Live from EPA Administrator Lisa Jackson at the Great Lakes Restoration Conference

The U.S. Environmental Protection Agency will make pollution cleanups and habitat restoration projects a priority in several Great Lakes bays and tributaries over the next three years.

Lisa Jackson, EPA Administrator

EPA Administrator Lisa Jackson said the increased emphasis and funding of work at a few sites is designed to complete cleanups, habitat restoration projects and produce “milestone results.”

Jackson praised the Healing Our Waters–Great Lakes Coalition for helping the agency set its Great Lakes funding priorities for the coming years. She said the agency’s goal is to get sites de-listed as Great Lakes Areas of Concern.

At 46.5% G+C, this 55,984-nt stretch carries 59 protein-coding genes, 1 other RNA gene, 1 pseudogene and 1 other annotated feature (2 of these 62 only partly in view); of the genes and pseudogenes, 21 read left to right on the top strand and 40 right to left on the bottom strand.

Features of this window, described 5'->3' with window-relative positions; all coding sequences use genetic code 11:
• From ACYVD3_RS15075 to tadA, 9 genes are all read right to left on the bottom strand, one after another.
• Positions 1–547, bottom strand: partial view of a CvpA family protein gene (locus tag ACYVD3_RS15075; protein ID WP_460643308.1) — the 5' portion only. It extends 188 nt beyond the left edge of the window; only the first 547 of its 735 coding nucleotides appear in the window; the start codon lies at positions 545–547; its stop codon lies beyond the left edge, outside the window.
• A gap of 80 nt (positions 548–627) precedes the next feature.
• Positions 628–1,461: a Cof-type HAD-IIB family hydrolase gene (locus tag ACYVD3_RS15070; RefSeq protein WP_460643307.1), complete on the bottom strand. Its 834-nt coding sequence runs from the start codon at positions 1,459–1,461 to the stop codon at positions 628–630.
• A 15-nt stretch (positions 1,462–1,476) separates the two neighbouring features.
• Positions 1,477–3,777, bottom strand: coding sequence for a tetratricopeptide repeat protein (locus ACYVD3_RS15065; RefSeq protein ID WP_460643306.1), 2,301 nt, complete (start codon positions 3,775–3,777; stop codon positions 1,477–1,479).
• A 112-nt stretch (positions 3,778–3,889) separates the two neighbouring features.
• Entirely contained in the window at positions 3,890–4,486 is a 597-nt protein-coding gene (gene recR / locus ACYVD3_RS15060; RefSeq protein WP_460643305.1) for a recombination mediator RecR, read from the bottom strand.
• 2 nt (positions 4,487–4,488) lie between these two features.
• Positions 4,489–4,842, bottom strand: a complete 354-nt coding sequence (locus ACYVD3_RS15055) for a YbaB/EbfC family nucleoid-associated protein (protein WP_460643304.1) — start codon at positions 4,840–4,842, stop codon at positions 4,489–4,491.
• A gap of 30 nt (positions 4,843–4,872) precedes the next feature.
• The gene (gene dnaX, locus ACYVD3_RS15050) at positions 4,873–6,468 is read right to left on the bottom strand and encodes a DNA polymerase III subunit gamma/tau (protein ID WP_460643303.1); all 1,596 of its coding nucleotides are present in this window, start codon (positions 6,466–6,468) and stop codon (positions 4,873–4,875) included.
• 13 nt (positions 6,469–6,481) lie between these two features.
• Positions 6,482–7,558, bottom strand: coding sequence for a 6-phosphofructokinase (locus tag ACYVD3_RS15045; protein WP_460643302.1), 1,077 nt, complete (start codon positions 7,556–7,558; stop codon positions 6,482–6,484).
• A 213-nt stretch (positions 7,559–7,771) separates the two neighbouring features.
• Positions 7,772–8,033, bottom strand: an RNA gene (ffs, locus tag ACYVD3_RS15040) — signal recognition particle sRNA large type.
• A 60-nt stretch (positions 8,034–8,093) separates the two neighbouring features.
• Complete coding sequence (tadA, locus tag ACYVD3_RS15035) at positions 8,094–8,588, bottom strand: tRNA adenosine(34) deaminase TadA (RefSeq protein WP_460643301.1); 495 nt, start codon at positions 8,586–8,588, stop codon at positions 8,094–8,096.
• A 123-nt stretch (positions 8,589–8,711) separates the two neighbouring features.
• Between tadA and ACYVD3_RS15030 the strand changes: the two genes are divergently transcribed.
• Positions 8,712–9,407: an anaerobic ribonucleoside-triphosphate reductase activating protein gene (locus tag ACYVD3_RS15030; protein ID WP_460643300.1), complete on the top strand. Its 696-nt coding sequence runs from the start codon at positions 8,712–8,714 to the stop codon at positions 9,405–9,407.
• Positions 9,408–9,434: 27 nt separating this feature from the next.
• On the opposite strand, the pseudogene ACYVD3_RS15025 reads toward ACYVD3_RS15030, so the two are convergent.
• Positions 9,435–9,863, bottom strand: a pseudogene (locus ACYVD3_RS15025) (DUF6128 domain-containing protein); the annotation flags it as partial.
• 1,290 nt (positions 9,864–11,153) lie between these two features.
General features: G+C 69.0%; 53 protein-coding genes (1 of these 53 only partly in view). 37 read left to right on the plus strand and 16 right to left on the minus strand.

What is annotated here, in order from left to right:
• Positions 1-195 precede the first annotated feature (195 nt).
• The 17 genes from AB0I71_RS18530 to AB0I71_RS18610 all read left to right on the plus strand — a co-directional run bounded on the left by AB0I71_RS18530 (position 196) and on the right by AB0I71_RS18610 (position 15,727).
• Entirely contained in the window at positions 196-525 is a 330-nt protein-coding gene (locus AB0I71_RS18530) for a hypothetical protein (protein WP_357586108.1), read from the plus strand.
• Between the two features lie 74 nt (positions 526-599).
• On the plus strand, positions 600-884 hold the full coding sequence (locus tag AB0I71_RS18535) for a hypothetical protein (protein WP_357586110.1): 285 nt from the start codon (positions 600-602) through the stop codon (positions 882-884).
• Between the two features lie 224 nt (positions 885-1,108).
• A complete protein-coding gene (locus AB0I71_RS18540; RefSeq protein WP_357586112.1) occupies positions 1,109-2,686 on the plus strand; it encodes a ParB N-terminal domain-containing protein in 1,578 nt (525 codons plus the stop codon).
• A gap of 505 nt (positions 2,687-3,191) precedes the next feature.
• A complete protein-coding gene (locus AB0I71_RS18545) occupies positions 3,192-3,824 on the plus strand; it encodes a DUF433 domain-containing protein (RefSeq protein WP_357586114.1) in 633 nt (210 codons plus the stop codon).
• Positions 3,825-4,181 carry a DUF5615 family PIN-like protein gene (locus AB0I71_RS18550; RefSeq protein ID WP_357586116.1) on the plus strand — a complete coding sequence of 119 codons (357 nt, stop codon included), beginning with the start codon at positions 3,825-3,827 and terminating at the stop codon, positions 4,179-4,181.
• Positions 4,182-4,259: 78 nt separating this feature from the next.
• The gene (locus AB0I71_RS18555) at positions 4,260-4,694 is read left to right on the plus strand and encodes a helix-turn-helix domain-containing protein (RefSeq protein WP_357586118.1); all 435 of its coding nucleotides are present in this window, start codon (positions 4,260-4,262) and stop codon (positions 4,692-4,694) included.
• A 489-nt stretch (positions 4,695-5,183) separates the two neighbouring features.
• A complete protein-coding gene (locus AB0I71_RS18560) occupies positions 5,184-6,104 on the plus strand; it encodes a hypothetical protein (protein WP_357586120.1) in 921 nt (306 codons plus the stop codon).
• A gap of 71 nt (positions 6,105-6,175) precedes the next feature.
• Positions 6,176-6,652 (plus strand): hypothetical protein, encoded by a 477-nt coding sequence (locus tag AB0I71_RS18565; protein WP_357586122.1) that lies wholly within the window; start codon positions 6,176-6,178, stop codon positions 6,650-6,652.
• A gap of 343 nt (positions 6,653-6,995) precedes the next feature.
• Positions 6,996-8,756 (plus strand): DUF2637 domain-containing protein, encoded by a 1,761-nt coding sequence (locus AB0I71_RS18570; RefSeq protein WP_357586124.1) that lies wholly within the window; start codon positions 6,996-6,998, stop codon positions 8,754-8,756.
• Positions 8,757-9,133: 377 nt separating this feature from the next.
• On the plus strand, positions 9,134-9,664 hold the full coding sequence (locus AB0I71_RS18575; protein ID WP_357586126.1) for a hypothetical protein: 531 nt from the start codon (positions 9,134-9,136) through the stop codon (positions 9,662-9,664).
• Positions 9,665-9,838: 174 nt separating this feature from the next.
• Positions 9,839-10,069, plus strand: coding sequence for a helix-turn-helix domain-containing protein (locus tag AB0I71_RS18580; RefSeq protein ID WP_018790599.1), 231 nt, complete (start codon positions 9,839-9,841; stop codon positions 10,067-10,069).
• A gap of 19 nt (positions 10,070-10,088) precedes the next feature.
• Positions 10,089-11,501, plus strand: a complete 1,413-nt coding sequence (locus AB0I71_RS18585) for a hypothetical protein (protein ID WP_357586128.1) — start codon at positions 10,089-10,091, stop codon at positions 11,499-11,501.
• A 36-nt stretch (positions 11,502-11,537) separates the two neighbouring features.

“We have to show results,” Jackson said.

Here are the EPA’s Great Lakes funding priorities:

  • In fiscal 2012-’13, the agency will aim to complete the dredging of toxic sediments and habitat restoration work in: White Lake and the River Raisin in Michigan; the Sheboygan River in Wisconsin; and the Ashtabula River in Ohio.
  • The agency in fiscal 2012-’13 also will prioritize efforts to reduce phosphorus pollution in Ohio’s Maumee River and bay, Lake Huron’s Saginaw Bay and the lower Fox River in Wisconsin. Phosphorus runoff from farms and other sites is causing harmful algal blooms and contributing to a massive dead zone in Lake Erie.
  • In fiscal 2013-’14, Jackson said the agency will complete the dredging of toxic sediments and habitat restoration work in Waukegan Harbor, in Illinois and three Michigan waterways: Deer Lake, the Manistique River, the St. Clair River and St. Marys River.
Jeff Skelding, director of the Healing Our Waters-Great Lakes Coalition, said focusing restoration efforts on a few sites makes sense. “We need to demonstrate results,” he said.
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